Scuotto, Maria (2014) Exploring physical and biological properties of TBA by site specific chemical modifications. [Tesi di dottorato]

[img]
Preview
Text
Maria Scuotto Phd.pdf

Download (4MB) | Preview
[error in script] [error in script]
Item Type: Tesi di dottorato
Lingua: English
Title: Exploring physical and biological properties of TBA by site specific chemical modifications.
Creators:
CreatorsEmail
Scuotto, Mariamaria.scuotto@unina.it
Date: 28 March 2014
Number of Pages: 133
Institution: Università degli Studi di Napoli Federico II
Department: Farmacia
Scuola di dottorato: Scienze farmaceutiche
Dottorato: Scienza del farmaco
Ciclo di dottorato: 26
Coordinatore del Corso di dottorato:
nomeemail
D'Auria, Maria Valeriamadauria@unina.it
Tutor:
nomeemail
Varra, MichelaUNSPECIFIED
Date: 28 March 2014
Number of Pages: 133
Uncontrolled Keywords: Thrombin Binding Aptamer, acyclic nucleosides, thrombin inhibitors, G-quadruplex
Settori scientifico-disciplinari del MIUR: Area 03 - Scienze chimiche > CHIM/06 - Chimica organica
Aree tematiche (7° programma Quadro): SALUTE e TUTELA DEL CONSUMATORE > Biotecnologie, strumenti e tecnologie generiche per la salute umana
Date Deposited: 07 Apr 2014 08:53
Last Modified: 26 Jan 2015 12:11
URI: http://www.fedoa.unina.it/id/eprint/9734

Abstract

Coagulation is the process responsible for the transformation of blood into a solid mass formed by fibrin, platelet and blood cell, namely clot. The normal functioning of this process named Homeostasis produces the repair of an injury. Disorders of coagulation can lead to an increased risk of obstructive clotting (thrombosis), that is, in severe cases, lethal for the organism. Despite its phenomenal success, current anticoagulation therapy still suffers from the risk toward serious bleeding. A direct correlation exists between the intensity of anticoagulation and severity of bleeding. The need for safer and more effective antithrombotic agents clearly exists. During the last twenty years, aptamer technology is efficiently employed toward the development of therapeutic anticoagulants, by selecting thrombin-binding-oligonucleotides. The term aptamers is generally referred to single-stranded oligonucleotides that bind to a selected protein and specifically inhibits one or more of its functions. The TBA (Thrombin-Binding-Aptamer), isolated via SELEX , is a 15-nucleotide consensus sequence that binds thrombin and inhibits its coagulant activity. TBA adopts a monomolecular chair-like G-quadruplex structure consisting of two G-tetrads connected by two lateral TT and a central TGT loops. Biological and structural results indicate that TBA exerts its anticoagulant activity competing with fibrinogen at the exosite I on the thrombin. Despite an high number of scientific results concerning the structure and the biological properties of TBA and its analogues were published during the last years, today still, the exact mechanism of action by which TBA exerts its antithrombin activity is an open question. In the frame of different multidisciplinary studies, I synthesized and I characterized for their tridimensional structures as well as for their biological behavior, different libraries of new TBA analogues, with the aim to acquire new information about the differences in the mechanism of action of TBA and its synthetic analogues. Furthermore, since TBA is a very promising tool for DNA-functionalized biosensors, I also synthesized new heterochiral TBA mutants with the aim to make stable the phosphodiester bonds of this molecule in biological environment. These new molecules were studied for their ability to fold in stable G-quadruplexes using different spectroscopic techniques.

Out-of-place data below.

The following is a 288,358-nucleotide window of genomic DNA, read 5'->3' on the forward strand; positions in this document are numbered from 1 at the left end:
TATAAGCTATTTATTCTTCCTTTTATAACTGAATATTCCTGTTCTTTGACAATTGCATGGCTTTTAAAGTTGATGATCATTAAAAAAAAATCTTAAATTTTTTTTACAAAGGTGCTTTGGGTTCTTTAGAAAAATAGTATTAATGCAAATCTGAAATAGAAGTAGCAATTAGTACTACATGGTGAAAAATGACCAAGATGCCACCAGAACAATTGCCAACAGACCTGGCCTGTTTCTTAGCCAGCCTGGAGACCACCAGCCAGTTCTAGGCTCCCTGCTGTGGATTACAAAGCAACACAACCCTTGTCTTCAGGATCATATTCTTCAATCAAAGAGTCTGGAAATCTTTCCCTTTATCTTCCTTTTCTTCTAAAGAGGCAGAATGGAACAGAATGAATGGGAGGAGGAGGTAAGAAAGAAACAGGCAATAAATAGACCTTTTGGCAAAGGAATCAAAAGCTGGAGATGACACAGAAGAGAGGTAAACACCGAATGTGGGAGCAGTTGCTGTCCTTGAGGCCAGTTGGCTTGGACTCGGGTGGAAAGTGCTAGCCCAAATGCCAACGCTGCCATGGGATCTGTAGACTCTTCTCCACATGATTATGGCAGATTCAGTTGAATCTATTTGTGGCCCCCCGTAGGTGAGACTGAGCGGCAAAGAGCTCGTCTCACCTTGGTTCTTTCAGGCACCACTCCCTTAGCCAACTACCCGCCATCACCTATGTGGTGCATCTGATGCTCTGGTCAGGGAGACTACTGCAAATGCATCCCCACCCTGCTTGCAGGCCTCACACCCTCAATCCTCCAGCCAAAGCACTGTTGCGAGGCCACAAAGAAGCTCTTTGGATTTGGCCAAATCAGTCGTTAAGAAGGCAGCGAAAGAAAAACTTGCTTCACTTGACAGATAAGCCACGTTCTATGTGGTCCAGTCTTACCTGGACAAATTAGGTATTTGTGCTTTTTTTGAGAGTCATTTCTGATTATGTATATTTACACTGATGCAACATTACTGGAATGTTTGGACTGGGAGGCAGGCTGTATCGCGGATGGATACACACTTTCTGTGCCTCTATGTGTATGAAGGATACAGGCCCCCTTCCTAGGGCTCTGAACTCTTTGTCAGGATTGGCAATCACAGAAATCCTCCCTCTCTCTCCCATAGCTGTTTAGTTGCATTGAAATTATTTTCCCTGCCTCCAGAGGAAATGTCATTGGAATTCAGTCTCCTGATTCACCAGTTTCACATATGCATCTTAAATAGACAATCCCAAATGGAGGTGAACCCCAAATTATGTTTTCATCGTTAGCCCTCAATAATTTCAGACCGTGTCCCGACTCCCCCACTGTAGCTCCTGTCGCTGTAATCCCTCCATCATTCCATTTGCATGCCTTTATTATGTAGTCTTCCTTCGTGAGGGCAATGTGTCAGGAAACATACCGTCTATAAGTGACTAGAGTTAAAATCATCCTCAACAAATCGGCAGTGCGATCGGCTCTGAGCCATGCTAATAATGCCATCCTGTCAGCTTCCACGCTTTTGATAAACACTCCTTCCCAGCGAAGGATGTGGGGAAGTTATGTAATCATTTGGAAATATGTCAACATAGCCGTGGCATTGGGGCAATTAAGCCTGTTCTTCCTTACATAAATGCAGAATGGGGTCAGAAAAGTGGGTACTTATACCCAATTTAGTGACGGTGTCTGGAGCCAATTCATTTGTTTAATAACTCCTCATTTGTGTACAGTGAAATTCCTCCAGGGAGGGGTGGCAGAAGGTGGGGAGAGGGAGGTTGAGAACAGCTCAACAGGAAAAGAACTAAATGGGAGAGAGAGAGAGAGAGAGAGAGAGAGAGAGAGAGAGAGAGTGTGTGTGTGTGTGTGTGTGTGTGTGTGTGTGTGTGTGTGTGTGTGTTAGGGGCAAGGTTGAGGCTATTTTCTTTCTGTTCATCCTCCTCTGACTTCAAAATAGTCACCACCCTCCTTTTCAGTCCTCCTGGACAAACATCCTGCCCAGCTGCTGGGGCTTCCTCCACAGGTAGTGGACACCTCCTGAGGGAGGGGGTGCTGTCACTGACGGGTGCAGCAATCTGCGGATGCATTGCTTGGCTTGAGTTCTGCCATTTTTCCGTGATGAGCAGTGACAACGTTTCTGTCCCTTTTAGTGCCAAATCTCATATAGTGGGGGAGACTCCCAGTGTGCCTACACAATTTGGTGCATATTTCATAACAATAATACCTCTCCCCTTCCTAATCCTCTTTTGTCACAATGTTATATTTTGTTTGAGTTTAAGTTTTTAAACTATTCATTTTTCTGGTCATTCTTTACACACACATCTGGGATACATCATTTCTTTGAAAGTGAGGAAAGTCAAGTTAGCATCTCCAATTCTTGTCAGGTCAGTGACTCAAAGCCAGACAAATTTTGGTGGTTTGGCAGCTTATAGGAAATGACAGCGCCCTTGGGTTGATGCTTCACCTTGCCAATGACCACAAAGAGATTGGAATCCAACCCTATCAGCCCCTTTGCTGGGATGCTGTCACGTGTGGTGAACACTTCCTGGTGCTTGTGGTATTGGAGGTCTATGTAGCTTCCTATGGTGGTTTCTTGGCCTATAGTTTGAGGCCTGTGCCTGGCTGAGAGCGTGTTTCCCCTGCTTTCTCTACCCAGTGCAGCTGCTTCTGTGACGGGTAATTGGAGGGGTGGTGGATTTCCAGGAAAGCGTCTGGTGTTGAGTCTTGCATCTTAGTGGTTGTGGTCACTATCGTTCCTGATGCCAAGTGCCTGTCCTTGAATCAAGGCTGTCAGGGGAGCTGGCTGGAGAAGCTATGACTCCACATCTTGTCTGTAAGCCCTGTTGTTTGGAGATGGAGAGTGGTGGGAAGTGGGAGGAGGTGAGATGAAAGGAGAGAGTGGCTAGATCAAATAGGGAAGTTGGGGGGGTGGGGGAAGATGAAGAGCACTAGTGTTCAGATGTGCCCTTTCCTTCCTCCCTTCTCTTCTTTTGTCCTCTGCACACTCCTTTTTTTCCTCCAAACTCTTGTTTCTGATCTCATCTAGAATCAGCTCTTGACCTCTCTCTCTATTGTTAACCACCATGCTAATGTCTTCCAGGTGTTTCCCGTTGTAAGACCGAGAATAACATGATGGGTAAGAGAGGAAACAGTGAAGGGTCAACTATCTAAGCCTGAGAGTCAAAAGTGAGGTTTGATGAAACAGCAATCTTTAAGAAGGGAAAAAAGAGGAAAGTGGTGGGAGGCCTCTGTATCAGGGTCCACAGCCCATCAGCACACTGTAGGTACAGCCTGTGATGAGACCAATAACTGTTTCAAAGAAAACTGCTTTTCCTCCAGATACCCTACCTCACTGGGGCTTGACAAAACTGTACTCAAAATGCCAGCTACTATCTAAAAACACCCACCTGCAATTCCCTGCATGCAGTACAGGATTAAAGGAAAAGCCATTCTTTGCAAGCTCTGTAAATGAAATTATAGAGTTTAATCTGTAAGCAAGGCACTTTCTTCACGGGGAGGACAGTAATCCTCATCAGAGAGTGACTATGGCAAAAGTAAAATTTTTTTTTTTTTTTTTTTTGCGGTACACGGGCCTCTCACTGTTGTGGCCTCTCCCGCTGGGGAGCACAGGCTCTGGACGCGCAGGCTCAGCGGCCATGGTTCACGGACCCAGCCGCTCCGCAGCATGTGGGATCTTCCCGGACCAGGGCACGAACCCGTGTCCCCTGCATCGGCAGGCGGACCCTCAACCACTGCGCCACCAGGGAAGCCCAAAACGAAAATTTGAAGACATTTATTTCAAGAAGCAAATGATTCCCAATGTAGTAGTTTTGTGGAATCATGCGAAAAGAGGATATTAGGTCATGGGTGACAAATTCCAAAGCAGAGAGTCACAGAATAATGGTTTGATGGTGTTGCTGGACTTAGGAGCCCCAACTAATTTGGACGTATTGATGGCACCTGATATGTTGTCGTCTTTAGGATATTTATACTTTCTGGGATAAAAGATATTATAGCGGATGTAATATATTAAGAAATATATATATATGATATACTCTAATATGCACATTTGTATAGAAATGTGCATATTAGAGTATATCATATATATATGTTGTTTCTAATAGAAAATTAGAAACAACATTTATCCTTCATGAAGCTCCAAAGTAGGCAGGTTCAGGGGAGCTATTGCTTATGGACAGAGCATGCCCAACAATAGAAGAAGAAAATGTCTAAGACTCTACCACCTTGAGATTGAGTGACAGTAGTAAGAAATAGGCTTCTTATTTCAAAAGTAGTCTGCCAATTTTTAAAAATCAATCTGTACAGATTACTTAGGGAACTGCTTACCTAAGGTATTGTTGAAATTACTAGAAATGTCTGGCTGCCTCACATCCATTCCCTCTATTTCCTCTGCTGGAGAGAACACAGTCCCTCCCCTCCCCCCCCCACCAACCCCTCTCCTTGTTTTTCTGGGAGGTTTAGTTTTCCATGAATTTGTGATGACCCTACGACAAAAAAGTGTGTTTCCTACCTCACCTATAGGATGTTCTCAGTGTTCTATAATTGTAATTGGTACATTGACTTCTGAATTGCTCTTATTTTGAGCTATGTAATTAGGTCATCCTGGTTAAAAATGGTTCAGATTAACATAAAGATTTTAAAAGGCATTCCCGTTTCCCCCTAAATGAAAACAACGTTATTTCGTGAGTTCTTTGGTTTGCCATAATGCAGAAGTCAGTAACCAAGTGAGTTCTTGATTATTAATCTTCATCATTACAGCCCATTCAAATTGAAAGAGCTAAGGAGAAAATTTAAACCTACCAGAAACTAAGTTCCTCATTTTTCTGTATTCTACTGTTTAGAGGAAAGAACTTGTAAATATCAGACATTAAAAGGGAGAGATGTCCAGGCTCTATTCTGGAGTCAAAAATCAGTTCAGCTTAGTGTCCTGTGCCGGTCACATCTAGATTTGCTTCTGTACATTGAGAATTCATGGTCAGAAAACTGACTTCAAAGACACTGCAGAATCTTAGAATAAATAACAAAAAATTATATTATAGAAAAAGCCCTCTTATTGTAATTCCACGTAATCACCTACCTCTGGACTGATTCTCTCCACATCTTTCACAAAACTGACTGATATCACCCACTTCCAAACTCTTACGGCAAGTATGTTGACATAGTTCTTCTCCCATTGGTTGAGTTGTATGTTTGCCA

Actions (login required)

View Item View Item